- Pick shops/stalls that have constant traffic. The trash or chits on the ground and a line-up are strong evidence.
- Take it easy at first and resist the attempt to devour a lot.
- Avoid raw and half-cooked food. Watch the ice, fresh fruits, and salads.
- Sign up for a food tour with Odynovo to try street stalls and open-air restaurants where we thoroughly scrutinized the food quality and safety procedures.
Street food in Vietnam
The scotch may taste different
If you randomly walk into a bar in the street and order your favorite brand of scotch – wait, why it just doesn't taste right? Bear in mind that many of the typical brands are regionally produced with local ingredients. Consider it a good opportunity to try some local brews. NOTE: this is unlikely to happen in upscale hotels and restaurants though.
Prepare yourself to encounter squat toilets
Let's face it - sometimes going to the toilet in Southeast Asia is not like at home. If you have a full day's activity outside of your hotel room, you will come across an Asian toilet whether you like it or not. Carrying some tissue is a good idea as there may be none to find but a literal hole in the ground. Again, this only happens in remote areas, while in the city center it's easier to find a Western toilet with the help of an Odynovo tour guide.
Pharmaceuticals and others
- Aspirin for common cold and flu, antihistamines for allergies and itches.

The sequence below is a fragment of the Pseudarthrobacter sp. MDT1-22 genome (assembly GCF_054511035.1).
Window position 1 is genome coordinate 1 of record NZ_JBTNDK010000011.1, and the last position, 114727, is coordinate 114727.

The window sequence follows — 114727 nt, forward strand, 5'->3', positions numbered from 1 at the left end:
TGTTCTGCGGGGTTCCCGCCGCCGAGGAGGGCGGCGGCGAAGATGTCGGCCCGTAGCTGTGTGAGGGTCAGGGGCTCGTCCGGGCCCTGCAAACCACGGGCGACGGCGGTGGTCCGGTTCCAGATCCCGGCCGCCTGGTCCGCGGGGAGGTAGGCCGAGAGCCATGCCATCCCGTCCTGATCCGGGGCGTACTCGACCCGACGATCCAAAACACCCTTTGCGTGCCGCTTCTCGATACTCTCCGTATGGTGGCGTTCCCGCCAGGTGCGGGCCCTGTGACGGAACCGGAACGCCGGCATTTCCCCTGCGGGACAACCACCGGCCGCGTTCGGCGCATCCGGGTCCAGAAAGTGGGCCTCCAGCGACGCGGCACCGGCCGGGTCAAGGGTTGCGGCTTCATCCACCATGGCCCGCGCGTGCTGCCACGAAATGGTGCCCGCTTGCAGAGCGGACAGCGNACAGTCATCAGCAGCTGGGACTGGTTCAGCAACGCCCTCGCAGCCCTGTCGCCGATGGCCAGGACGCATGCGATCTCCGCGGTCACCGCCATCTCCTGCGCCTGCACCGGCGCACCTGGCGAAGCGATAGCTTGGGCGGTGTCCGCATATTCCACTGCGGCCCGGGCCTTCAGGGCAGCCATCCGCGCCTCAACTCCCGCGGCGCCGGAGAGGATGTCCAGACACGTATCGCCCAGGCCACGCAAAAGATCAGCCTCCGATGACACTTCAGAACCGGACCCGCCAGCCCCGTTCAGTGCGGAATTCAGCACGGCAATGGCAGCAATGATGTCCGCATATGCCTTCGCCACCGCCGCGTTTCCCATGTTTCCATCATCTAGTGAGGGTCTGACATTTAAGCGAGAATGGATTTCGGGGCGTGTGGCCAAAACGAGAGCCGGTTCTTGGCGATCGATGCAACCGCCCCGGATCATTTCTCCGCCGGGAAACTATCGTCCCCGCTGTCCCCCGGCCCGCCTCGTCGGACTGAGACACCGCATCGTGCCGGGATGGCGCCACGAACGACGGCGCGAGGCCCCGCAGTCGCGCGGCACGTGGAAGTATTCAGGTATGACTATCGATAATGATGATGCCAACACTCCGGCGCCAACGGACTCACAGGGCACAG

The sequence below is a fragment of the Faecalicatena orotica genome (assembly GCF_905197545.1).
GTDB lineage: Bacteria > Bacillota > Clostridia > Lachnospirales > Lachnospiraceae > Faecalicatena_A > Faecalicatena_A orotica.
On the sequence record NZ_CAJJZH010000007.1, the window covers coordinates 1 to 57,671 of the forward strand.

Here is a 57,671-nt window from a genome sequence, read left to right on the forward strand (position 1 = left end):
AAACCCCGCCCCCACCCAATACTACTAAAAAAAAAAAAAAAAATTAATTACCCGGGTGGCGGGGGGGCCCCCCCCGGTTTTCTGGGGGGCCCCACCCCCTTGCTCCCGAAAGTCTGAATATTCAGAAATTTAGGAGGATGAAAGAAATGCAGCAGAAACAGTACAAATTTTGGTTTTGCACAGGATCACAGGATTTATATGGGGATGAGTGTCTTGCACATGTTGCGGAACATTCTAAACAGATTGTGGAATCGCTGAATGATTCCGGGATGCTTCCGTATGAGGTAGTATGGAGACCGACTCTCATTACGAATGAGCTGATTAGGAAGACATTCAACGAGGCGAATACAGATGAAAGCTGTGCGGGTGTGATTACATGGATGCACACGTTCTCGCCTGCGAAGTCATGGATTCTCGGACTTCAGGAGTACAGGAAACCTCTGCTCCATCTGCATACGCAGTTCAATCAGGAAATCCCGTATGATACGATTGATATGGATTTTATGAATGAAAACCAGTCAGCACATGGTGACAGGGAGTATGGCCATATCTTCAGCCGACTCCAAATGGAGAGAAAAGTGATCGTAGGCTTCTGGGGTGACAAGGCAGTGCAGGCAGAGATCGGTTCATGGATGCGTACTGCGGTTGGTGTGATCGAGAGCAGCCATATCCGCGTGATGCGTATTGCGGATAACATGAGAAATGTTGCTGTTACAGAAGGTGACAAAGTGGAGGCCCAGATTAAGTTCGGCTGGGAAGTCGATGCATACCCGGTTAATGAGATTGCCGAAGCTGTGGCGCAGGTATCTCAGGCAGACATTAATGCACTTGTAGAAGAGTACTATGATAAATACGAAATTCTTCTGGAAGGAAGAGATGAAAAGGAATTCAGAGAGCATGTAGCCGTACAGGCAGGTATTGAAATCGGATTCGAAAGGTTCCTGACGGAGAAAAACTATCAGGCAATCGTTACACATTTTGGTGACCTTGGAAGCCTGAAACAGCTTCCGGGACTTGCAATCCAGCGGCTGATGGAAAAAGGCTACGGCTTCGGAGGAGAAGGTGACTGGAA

- Imodium, just in case diarrhea ruins your day.
- Strong Deet, as the perpetually humid and warm clime in SE Asia hatches mosquitoes that are always looking for a free meal.
*We are not allowed to suggest vaccinations as a travel agency. Therefore you must consult a general practitioner before heading to SE Asia.
Watch out for these!
Beggar and finger smith
If you pull out the wallet to help the ubiquitous beggars in the street, you're probably supporting a system that keeps children out of school and adults living on begging. Ignoring would be a nice "no thank you" for an answer. Really feel like doing something to help the community? Make a donation to an orphanage or a school. Some IOT guests have donated more than 20 pump wells in Angkor and we must say it has a brilliant effect!
Besides, watch your pocket and don't put your iPhone or any valuables on the table.